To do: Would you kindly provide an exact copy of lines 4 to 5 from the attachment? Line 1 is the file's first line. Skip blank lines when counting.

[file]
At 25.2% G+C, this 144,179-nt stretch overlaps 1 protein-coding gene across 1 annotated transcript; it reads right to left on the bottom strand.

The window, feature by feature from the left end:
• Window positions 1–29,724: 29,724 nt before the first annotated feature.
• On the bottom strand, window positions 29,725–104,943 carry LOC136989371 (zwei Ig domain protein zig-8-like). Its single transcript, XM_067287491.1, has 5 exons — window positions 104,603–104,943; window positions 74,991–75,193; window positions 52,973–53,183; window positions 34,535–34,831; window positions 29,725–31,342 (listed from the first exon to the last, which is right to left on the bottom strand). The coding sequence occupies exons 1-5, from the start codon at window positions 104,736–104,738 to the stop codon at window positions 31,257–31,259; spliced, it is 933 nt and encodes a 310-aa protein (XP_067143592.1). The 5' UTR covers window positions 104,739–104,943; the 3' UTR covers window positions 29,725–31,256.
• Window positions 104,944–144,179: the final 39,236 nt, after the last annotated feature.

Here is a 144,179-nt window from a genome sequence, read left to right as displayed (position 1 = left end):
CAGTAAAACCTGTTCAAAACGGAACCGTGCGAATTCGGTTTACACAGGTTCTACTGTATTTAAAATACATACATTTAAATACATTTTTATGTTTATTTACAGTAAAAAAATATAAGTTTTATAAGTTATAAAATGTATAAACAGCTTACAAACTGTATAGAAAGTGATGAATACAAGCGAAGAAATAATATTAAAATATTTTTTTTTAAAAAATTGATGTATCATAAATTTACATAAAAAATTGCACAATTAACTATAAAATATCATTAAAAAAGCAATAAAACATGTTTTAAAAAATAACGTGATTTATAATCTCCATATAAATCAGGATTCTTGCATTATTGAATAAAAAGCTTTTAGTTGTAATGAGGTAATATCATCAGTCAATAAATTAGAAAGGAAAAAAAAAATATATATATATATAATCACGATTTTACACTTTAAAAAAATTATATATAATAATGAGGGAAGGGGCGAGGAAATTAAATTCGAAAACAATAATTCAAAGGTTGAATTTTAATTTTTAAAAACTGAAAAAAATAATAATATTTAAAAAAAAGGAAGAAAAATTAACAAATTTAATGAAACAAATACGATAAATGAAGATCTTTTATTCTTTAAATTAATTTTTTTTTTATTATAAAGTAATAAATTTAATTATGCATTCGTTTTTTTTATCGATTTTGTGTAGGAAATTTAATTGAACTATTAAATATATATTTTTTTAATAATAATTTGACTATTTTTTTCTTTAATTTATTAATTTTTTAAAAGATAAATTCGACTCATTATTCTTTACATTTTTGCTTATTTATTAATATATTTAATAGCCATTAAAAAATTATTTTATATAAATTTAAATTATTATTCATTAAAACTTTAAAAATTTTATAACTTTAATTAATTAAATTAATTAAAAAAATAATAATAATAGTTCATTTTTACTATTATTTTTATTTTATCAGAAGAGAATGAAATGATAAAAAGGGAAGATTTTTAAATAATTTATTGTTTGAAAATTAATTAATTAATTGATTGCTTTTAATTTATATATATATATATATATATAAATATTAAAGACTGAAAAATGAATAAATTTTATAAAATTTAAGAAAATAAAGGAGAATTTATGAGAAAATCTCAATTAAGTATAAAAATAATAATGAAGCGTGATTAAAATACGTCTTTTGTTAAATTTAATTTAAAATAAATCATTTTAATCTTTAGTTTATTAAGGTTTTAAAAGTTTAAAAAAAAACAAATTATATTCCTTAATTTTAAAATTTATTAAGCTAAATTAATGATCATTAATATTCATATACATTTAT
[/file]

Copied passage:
• On the bottom strand, window positions 29,725–104,943 carry LOC136989371 (zwei Ig domain protein zig-8-like). Its single transcript, XM_067287491.1, has 5 exons — window positions 104,603–104,943; window positions 74,991–75,193; window positions 52,973–53,183; window positions 34,535–34,831; window positions 29,725–31,342 (listed from the first exon to the last, which is right to left on the bottom strand). The coding sequence occupies exons 1-5, from the start codon at window positions 104,736–104,738 to the stop codon at window positions 31,257–31,259; spliced, it is 933 nt and encodes a 310-aa protein (XP_067143592.1). The 5' UTR covers window positions 104,739–104,943; the 3' UTR covers window positions 29,725–31,256.
• Window positions 104,944–144,179: the final 39,236 nt, after the last annotated feature.